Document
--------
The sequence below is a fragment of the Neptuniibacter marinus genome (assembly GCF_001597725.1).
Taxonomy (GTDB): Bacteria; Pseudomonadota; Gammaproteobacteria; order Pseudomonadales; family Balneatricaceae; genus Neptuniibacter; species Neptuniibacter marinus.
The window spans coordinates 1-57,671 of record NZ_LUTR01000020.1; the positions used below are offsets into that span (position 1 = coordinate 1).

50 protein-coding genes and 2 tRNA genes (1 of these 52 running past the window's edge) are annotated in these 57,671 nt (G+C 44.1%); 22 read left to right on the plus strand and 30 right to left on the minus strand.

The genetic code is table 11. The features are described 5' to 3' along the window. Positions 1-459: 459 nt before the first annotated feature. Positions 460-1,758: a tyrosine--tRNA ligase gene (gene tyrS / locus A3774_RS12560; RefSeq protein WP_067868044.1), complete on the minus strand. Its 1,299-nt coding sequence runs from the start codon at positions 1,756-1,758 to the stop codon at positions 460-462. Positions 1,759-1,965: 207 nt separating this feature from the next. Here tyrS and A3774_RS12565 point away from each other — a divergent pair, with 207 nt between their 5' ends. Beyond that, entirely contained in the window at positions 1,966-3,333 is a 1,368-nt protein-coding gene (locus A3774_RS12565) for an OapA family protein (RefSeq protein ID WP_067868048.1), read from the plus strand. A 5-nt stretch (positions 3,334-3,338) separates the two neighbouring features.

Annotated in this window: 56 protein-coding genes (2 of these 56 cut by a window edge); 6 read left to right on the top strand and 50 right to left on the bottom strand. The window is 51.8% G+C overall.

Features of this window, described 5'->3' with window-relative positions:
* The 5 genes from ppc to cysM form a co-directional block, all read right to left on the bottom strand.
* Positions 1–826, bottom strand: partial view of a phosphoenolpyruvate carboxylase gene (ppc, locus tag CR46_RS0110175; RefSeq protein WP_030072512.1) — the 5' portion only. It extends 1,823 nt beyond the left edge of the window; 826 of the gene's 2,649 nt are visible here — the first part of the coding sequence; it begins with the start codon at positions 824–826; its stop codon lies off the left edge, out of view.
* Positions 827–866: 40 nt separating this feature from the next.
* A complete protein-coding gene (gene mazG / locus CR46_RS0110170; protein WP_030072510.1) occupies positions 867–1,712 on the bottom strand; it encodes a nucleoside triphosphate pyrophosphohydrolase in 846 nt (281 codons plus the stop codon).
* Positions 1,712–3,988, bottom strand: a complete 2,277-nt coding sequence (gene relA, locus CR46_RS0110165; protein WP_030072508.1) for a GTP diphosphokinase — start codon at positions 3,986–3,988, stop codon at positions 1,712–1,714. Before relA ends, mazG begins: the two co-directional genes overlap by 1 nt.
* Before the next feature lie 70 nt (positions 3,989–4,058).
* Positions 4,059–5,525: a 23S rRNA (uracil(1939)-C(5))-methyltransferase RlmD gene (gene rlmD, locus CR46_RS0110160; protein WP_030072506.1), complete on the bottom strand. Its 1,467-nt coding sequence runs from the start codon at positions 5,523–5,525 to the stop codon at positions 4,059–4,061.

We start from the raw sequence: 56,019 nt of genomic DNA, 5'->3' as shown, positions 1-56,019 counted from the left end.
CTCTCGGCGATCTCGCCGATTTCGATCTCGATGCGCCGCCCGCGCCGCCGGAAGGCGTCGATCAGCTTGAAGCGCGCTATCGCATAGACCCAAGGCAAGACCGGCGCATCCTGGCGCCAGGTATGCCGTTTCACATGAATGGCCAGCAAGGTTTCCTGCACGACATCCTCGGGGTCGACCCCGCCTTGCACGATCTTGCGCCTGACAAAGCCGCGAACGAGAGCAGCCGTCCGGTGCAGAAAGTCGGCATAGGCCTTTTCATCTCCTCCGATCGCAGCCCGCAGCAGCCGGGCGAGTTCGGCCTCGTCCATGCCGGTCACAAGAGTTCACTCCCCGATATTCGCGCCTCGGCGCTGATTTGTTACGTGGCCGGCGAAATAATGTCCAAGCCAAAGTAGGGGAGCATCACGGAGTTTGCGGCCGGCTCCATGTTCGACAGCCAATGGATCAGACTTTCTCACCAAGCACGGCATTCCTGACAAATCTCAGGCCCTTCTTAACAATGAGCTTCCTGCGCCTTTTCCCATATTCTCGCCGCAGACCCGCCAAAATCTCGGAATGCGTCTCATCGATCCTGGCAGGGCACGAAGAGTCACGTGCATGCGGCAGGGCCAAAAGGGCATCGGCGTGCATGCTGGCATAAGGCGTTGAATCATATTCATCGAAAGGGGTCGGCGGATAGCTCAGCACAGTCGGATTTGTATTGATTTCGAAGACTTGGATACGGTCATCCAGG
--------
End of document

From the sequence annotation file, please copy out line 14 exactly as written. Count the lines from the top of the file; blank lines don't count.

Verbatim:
* Positions 4,059–5,525: a 23S rRNA (uracil(1939)-C(5))-methyltransferase RlmD gene (gene rlmD, locus CR46_RS0110160; protein WP_030072506.1), complete on the bottom strand. Its 1,467-nt coding sequence runs from the start codon at positions 5,523–5,525 to the stop codon at positions 4,059–4,061.